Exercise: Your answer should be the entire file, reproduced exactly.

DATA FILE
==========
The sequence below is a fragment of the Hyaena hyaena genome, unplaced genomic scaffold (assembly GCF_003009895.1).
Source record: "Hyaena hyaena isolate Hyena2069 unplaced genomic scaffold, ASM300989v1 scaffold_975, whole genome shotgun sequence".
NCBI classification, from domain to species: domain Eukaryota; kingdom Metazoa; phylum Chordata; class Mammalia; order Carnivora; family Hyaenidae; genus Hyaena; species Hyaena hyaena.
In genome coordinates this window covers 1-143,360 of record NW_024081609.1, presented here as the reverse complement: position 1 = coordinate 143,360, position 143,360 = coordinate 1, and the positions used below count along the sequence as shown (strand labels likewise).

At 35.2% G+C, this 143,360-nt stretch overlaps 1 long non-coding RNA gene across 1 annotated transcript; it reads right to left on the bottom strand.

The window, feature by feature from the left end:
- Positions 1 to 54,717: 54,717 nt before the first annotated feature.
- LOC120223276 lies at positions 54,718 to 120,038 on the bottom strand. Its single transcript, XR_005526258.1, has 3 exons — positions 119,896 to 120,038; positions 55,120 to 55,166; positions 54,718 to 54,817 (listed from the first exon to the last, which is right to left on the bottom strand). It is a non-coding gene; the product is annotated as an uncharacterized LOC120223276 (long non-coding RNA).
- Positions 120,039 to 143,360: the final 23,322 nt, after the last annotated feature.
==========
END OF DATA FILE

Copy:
The sequence below is a fragment of the Hyaena hyaena genome, unplaced genomic scaffold (assembly GCF_003009895.1).
Source record: "Hyaena hyaena isolate Hyena2069 unplaced genomic scaffold, ASM300989v1 scaffold_975, whole genome shotgun sequence".
NCBI classification, from domain to species: domain Eukaryota; kingdom Metazoa; phylum Chordata; class Mammalia; order Carnivora; family Hyaenidae; genus Hyaena; species Hyaena hyaena.
In genome coordinates this window covers 1-143,360 of record NW_024081609.1, presented here as the reverse complement: position 1 = coordinate 143,360, position 143,360 = coordinate 1, and the positions used below count along the sequence as shown (strand labels likewise).

At 35.2% G+C, this 143,360-nt stretch overlaps 1 long non-coding RNA gene across 1 annotated transcript; it reads right to left on the bottom strand.

The window, feature by feature from the left end:
- Positions 1 to 54,717: 54,717 nt before the first annotated feature.
- LOC120223276 lies at positions 54,718 to 120,038 on the bottom strand. Its single transcript, XR_005526258.1, has 3 exons — positions 119,896 to 120,038; positions 55,120 to 55,166; positions 54,718 to 54,817 (listed from the first exon to the last, which is right to left on the bottom strand). It is a non-coding gene; the product is annotated as an uncharacterized LOC120223276 (long non-coding RNA).
- Positions 120,039 to 143,360: the final 23,322 nt, after the last annotated feature.